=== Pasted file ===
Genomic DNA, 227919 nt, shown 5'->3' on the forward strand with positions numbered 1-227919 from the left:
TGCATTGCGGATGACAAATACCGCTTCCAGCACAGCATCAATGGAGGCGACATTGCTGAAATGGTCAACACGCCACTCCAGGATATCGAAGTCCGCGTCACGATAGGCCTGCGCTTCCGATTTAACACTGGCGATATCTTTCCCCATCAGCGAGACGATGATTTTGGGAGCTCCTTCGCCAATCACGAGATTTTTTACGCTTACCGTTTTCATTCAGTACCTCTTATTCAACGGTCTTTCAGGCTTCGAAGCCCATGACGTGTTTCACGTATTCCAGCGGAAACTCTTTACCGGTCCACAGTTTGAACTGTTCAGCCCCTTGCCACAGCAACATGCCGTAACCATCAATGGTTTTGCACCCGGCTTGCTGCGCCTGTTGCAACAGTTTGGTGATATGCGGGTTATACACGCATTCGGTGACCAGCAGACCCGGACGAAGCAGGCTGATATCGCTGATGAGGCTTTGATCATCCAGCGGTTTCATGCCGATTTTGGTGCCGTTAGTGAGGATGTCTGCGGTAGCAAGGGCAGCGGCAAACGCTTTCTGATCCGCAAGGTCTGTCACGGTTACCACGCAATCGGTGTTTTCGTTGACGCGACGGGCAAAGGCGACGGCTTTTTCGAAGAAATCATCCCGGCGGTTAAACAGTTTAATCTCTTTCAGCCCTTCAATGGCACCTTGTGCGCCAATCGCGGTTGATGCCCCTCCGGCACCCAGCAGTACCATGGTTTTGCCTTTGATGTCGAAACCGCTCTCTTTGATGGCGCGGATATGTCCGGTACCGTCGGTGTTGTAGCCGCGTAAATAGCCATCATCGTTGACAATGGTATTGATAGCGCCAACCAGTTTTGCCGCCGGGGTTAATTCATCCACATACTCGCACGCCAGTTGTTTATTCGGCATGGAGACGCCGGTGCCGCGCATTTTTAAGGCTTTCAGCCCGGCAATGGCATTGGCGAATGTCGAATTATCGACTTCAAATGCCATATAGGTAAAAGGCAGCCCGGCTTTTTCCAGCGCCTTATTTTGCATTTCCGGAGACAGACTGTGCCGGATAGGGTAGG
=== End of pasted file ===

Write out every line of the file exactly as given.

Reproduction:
Genomic DNA, 227919 nt, shown 5'->3' on the forward strand with positions numbered 1-227919 from the left:
TGCATTGCGGATGACAAATACCGCTTCCAGCACAGCATCAATGGAGGCGACATTGCTGAAATGGTCAACACGCCACTCCAGGATATCGAAGTCCGCGTCACGATAGGCCTGCGCTTCCGATTTAACACTGGCGATATCTTTCCCCATCAGCGAGACGATGATTTTGGGAGCTCCTTCGCCAATCACGAGATTTTTTACGCTTACCGTTTTCATTCAGTACCTCTTATTCAACGGTCTTTCAGGCTTCGAAGCCCATGACGTGTTTCACGTATTCCAGCGGAAACTCTTTACCGGTCCACAGTTTGAACTGTTCAGCCCCTTGCCACAGCAACATGCCGTAACCATCAATGGTTTTGCACCCGGCTTGCTGCGCCTGTTGCAACAGTTTGGTGATATGCGGGTTATACACGCATTCGGTGACCAGCAGACCCGGACGAAGCAGGCTGATATCGCTGATGAGGCTTTGATCATCCAGCGGTTTCATGCCGATTTTGGTGCCGTTAGTGAGGATGTCTGCGGTAGCAAGGGCAGCGGCAAACGCTTTCTGATCCGCAAGGTCTGTCACGGTTACCACGCAATCGGTGTTTTCGTTGACGCGACGGGCAAAGGCGACGGCTTTTTCGAAGAAATCATCCCGGCGGTTAAACAGTTTAATCTCTTTCAGCCCTTCAATGGCACCTTGTGCGCCAATCGCGGTTGATGCCCCTCCGGCACCCAGCAGTACCATGGTTTTGCCTTTGATGTCGAAACCGCTCTCTTTGATGGCGCGGATATGTCCGGTACCGTCGGTGTTGTAGCCGCGTAAATAGCCATCATCGTTGACAATGGTATTGATAGCGCCAACCAGTTTTGCCGCCGGGGTTAATTCATCCACATACTCGCACGCCAGTTGTTTATTCGGCATGGAGACGCCGGTGCCGCGCATTTTTAAGGCTTTCAGCCCGGCAATGGCATTGGCGAATGTCGAATTATCGACTTCAAATGCCATATAGGTAAAAGGCAGCCCGGCTTTTTCCAGCGCCTTATTTTGCATTTCCGGAGACAGACTGTGCCGGATAGGGTAGG